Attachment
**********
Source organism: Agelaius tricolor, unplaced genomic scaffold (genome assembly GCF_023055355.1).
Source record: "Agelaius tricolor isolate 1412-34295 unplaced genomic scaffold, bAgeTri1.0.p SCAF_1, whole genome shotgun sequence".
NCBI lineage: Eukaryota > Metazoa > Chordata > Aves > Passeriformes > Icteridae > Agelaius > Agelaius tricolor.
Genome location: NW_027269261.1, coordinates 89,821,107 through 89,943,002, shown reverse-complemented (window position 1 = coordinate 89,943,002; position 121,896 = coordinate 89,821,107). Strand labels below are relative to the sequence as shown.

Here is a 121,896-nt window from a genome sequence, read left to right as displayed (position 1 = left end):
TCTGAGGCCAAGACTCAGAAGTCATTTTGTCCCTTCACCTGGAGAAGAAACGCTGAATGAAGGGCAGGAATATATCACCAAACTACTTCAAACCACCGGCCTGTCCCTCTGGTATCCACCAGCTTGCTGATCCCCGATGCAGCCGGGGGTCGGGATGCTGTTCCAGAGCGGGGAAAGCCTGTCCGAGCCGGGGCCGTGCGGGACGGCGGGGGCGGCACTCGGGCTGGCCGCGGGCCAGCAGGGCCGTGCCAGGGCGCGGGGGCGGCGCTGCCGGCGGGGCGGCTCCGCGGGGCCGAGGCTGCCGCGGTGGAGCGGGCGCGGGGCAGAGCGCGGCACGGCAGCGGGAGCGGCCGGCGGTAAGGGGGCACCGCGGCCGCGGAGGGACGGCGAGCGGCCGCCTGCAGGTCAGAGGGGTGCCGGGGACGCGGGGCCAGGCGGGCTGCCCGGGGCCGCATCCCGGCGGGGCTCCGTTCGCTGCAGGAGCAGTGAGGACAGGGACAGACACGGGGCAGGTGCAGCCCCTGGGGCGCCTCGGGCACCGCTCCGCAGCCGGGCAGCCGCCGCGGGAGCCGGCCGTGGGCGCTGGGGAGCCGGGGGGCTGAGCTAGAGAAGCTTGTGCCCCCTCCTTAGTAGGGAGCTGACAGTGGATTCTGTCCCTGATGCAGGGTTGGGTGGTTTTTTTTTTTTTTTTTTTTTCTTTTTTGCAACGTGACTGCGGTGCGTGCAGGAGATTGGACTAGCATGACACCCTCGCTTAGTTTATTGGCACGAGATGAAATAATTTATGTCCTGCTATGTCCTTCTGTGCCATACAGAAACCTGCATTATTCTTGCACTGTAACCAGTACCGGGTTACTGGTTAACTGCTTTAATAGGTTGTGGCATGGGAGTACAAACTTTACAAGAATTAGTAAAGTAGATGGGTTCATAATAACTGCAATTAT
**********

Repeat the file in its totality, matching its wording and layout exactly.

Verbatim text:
Source organism: Agelaius tricolor, unplaced genomic scaffold (genome assembly GCF_023055355.1).
Source record: "Agelaius tricolor isolate 1412-34295 unplaced genomic scaffold, bAgeTri1.0.p SCAF_1, whole genome shotgun sequence".
NCBI lineage: Eukaryota > Metazoa > Chordata > Aves > Passeriformes > Icteridae > Agelaius > Agelaius tricolor.
Genome location: NW_027269261.1, coordinates 89,821,107 through 89,943,002, shown reverse-complemented (window position 1 = coordinate 89,943,002; position 121,896 = coordinate 89,821,107). Strand labels below are relative to the sequence as shown.

Here is a 121,896-nt window from a genome sequence, read left to right as displayed (position 1 = left end):
TCTGAGGCCAAGACTCAGAAGTCATTTTGTCCCTTCACCTGGAGAAGAAACGCTGAATGAAGGGCAGGAATATATCACCAAACTACTTCAAACCACCGGCCTGTCCCTCTGGTATCCACCAGCTTGCTGATCCCCGATGCAGCCGGGGGTCGGGATGCTGTTCCAGAGCGGGGAAAGCCTGTCCGAGCCGGGGCCGTGCGGGACGGCGGGGGCGGCACTCGGGCTGGCCGCGGGCCAGCAGGGCCGTGCCAGGGCGCGGGGGCGGCGCTGCCGGCGGGGCGGCTCCGCGGGGCCGAGGCTGCCGCGGTGGAGCGGGCGCGGGGCAGAGCGCGGCACGGCAGCGGGAGCGGCCGGCGGTAAGGGGGCACCGCGGCCGCGGAGGGACGGCGAGCGGCCGCCTGCAGGTCAGAGGGGTGCCGGGGACGCGGGGCCAGGCGGGCTGCCCGGGGCCGCATCCCGGCGGGGCTCCGTTCGCTGCAGGAGCAGTGAGGACAGGGACAGACACGGGGCAGGTGCAGCCCCTGGGGCGCCTCGGGCACCGCTCCGCAGCCGGGCAGCCGCCGCGGGAGCCGGCCGTGGGCGCTGGGGAGCCGGGGGGCTGAGCTAGAGAAGCTTGTGCCCCCTCCTTAGTAGGGAGCTGACAGTGGATTCTGTCCCTGATGCAGGGTTGGGTGGTTTTTTTTTTTTTTTTTTTTTCTTTTTTGCAACGTGACTGCGGTGCGTGCAGGAGATTGGACTAGCATGACACCCTCGCTTAGTTTATTGGCACGAGATGAAATAATTTATGTCCTGCTATGTCCTTCTGTGCCATACAGAAACCTGCATTATTCTTGCACTGTAACCAGTACCGGGTTACTGGTTAACTGCTTTAATAGGTTGTGGCATGGGAGTACAAACTTTACAAGAATTAGTAAAGTAGATGGGTTCATAATAACTGCAATTAT